34K doses of Johnson & Johnson arrived in Bahamas yesterday morning
NASSAU, BAHAMAS — Rachel Outten, 13, exited the Kendal GL Isaacs Gymnasium with a COVID-19 vaccination sticker after taking her first dose of Pfizer around 10.30am yesterday, joining scores of residents who lined up for the US-manufactured vaccine.
“It went really well and they gave me some candy, which I thought was nice,” she told Eyewitness News alongside her father.
“It feels like a regular shot, nothing too major.”
Asked if she felt safer having been vaccinated, Outten said: “Yes, sure. I am not going to die.”
She said she plans to encourage her peers to get the jab.
The rollout of Pfizer began at the gymnasium off University Boulevard yesterday morning, after 128,000 doses arrived via a donation from the United States last Friday.
Scores of residents, many of whom were teenagers, queued up at the vaccination site.
Chief Medical Officer Dr Pearl McMillan told Eyewitness News outside the site that the general public rollout was “going well”, though she could not provide specifics on numbers.
As he waited in line to receive his first dose of Pfizer, 16-year-old Tariq John said he had no concerns.
“It’s pretty normal,” he said with a shrug. “It’s something I have to do, so I said let’s get it out of the way. I think it’s important because number one, I don’t want to die.
“I think that’s the main reason I want to take the vaccine.”
Asked if he planned to encourage his classmates to get vaccinated, John said he believes it should be a personal choice.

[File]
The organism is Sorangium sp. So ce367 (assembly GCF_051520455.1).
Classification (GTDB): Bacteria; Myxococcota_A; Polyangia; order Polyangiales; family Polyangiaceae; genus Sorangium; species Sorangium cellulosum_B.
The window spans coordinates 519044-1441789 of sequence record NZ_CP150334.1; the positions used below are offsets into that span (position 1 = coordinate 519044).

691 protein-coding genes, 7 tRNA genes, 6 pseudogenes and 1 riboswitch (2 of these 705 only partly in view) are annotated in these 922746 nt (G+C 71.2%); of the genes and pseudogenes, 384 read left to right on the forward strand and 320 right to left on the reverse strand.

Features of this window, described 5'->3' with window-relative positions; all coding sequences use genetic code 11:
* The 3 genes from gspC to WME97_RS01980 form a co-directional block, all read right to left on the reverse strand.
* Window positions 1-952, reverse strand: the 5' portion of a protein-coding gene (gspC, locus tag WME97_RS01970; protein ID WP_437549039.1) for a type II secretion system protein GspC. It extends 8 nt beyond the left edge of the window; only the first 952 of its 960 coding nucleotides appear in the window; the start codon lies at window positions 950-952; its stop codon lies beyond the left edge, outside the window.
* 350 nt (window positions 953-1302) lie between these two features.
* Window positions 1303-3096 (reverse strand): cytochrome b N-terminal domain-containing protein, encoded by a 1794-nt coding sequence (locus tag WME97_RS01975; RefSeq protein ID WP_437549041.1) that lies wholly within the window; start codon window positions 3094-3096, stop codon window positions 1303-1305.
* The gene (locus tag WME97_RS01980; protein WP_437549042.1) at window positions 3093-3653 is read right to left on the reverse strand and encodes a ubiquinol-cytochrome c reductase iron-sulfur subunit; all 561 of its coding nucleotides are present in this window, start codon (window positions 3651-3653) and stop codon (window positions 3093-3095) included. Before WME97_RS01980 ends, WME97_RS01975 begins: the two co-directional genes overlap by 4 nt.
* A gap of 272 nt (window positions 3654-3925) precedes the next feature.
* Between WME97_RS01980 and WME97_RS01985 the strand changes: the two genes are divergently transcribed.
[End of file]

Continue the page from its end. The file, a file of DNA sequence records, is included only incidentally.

He said: “You just can’t stop some people from doing what they want to do.”
Accompanying her two sons, ages 12 and 15, Susan Charlow said: “I have been waiting for this vaccine to get here for the kids because my household is vaccinated other than these two and I have two young babies in my house and I want them to be protected.
“So, sort of like the herd immunity idea, protect the older ones and protect the younger ones.
“I got the AstraZeneca vaccine.”
Meanwhile, renowned CrossFit athlete Jamie Thompson, named 2021’s fittest in The Bahamas, said he was weighing his options for some time, but made the decision to get vaccinated with Pfizer after finding the research compelling.
“It took me a while really to truly understand the importance of getting vaccinated, especially for my family and who I reside with, so that played a huge factor in it,” he said.
“That’s really it. I can’t really stress the importance of making sure my family is safe and others ensuring that their families are safe.”
A father who identified himself as Mr Rolle and said his 14-year-old son and wife were receiving the Pfizer vaccine, told Eyewitness News the choice to vaccinate was simple.
Rolle has been fully vaccinated with AstraZeneca.
His son attends a private school on New Providence.
“It’s simple — health over everything,” he said.
“I am not one of those conspiracy theorists. I understand millions took it before.
“You always have complications with any drug, but the reward outweighs the risk.
“The reward is a healthy child and the risk is COVID.
“I was waiting for them to bring it in and get him sorted out; I only have one, so I have to protect him, and his mum is in there with him, but she is going to Baha Mar to get their shot.”
Gerard Taylor, who got his first dose of Pfizer around 11am, said he was awaiting Pfizer or Johnson & Johnson to arrive in country.
A total of 34,000 doses of Johnson & Johnson arrived in The Bahamas yesterday morning.
Taylor said with the surge of COVID cases and hospitalizations, he felt extra motivated to become vaccinated.
As a boater, Taylor regularly works around visitors.
“I wasn’t too comfortable with the AstraZeneca,” Taylor said.
“Because of all the cases going up, everybody in the hospital. Open your eyes and you can see what’s going on. I was a fan of Pfizer or Johnson & Johnson.”